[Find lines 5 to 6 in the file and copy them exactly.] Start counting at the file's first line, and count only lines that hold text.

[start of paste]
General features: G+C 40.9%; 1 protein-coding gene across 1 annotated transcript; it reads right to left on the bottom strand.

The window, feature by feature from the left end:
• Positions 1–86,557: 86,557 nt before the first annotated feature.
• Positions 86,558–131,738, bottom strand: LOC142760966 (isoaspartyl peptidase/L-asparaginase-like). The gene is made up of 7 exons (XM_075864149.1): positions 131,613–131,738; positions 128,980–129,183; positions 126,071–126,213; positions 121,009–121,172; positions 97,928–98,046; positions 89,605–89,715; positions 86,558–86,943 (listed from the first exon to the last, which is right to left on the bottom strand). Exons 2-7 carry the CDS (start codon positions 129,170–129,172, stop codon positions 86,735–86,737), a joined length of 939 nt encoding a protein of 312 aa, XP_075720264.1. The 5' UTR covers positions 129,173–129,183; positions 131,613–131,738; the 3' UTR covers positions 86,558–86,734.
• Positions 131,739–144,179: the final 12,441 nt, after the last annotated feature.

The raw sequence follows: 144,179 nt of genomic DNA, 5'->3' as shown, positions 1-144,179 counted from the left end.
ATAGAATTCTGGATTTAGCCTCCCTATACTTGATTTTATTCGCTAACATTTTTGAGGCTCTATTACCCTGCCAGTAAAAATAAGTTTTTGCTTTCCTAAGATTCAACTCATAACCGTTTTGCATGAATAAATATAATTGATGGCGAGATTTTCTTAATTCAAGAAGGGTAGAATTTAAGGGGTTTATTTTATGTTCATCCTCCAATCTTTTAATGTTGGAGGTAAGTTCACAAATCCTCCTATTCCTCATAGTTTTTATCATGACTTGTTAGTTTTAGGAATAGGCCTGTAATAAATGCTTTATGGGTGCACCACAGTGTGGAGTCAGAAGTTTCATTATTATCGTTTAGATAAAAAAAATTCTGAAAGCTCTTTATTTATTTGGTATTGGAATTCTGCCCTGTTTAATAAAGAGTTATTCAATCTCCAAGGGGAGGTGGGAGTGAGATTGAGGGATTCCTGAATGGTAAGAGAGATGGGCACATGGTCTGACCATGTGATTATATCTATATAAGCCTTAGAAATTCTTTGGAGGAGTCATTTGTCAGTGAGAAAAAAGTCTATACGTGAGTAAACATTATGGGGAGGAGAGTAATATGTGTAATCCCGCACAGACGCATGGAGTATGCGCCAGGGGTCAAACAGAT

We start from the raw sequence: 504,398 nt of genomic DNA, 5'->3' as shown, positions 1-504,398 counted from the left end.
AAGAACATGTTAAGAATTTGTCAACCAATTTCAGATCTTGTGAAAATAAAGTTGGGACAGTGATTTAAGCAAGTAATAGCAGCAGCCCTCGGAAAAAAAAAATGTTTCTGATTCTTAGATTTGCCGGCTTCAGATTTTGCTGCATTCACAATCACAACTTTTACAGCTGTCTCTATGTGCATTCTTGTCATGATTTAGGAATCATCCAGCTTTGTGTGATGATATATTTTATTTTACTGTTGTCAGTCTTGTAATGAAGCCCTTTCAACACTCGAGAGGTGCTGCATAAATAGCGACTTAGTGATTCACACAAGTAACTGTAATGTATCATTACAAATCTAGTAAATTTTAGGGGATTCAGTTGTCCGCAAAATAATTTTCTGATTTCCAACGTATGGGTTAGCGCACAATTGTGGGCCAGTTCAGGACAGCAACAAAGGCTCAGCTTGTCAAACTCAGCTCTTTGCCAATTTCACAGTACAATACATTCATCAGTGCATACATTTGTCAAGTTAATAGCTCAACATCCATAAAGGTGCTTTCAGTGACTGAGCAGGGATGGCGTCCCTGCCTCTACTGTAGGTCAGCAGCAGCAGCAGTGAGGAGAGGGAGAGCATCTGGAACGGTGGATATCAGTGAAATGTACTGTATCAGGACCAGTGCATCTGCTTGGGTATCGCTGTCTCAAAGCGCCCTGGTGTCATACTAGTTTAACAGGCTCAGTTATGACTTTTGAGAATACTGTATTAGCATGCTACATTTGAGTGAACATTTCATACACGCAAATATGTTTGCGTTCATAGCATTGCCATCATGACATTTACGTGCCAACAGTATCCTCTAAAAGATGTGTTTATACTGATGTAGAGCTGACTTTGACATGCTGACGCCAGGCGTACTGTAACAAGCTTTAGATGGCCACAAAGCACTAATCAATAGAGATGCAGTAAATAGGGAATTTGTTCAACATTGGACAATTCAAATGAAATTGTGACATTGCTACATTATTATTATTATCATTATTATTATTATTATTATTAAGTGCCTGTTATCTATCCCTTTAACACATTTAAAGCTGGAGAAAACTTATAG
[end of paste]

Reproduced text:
• Positions 131,739–144,179: the final 12,441 nt, after the last annotated feature.

The raw sequence follows: 144,179 nt of genomic DNA, 5'->3' as shown, positions 1-144,179 counted from the left end.